The Biggest Superhero Films That Didn't Happen, Part 2
Comic Books, Film
Penny Arcade creators Jerry Holkins and Mike Krahulik had a great idea when they came up with Lookouts. If youth scouting existed in fantasy worlds, earning badges would be a lot more dangerous than just making fires and spotting raccoon tracks. It’s a clever concept that includes an ensemble cast of diverse characters and an endless supply of situations in which our heroes can find themselves. Getting Ben McCool to join the writing team is also a good thing. But the reason I most look forward to a new issue of Lookouts is the art by Robb Mommaerts and colorist Rainer Petter.
Mommaerts does several things exceedingly well, and he (and Lookouts as a whole) deserve to be talked about more than they are. First are the creature designs. Lookouts puts more thought into creatures than just sticking in a dragon or unicorn every once in a while, and even when the monsters are familiar, their looks are new and refreshing. Take, for instance, the sphinx that serves as the antagonist for most of the first story.
Even a mundane snake becomes wonderful in Mommaerts’ hands.
Not that the creators limit themselves to existing mythology. They don’t mind making up some stuff too, like this Devil Ape.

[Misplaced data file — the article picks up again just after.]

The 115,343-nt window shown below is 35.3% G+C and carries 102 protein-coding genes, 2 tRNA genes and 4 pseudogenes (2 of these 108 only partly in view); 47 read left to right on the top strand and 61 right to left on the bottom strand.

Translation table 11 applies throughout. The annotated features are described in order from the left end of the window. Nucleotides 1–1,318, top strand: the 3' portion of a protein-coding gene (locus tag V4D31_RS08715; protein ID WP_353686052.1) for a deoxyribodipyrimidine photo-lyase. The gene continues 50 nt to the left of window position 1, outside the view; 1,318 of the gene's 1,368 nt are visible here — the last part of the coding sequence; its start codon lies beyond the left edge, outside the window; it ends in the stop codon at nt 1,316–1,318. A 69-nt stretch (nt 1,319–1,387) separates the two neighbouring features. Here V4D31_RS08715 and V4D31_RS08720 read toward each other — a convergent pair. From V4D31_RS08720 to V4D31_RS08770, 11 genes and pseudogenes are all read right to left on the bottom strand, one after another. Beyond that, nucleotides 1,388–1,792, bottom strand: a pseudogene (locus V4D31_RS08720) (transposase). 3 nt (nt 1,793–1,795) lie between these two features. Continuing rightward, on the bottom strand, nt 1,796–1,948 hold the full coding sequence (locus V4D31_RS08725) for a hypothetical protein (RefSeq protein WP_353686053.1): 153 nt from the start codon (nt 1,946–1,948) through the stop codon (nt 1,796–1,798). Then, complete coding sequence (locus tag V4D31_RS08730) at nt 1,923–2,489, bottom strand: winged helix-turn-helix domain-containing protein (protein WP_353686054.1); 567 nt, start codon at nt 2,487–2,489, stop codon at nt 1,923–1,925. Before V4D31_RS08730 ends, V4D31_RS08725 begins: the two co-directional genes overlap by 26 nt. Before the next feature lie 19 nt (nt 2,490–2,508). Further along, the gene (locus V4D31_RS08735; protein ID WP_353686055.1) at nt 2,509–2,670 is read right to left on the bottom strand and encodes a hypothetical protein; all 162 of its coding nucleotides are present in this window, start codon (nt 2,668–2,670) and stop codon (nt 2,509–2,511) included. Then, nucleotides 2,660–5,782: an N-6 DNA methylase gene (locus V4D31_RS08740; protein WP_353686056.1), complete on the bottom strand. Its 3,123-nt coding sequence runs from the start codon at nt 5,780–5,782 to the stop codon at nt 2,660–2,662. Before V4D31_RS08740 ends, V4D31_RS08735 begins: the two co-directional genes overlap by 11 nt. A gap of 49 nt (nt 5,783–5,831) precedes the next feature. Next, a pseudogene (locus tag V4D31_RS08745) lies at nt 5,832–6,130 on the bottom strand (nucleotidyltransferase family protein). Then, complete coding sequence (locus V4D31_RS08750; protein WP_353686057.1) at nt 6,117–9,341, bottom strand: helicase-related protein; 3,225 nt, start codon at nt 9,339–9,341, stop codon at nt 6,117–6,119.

Most of the creatures appear in the story, but Lookouts also treats its readers to pages from the Lookouts Handbook, offering a deeper look at the world and more designs by Mommaerts. He even colors these himself. Check out his vampires.
Another great thing about Mommaerts’ work is the way he draws the human characters. I love a clean line that can communicate a lot of emotion in a really simple way. There are about eight lines in this kid’s face, but that’s all I need to know that he’s terrified.
And this panel breaks my heart with how pained the character is. It would’ve been easy just to make him look pissed, but Mommaerts gives him shock and disbelief to go with his anger.
And then there’s the world-building. Whether the story is set in the dark woods or a village, Mommaerts brings the place to life with tons of detail. Take this full-page establishing shot:
In one of our What Are You Reading columns a couple of months ago, MTV Splash Page editor Josh Wigler described Lookouts as the first comic since Bone that he could recommend to pretty much anyone. That’s a great, appropriate comparison. Lookouts deserves to be mentioned in the same conversations as Bone and Mouse Guard and Mommaerts is a huge part of why that is.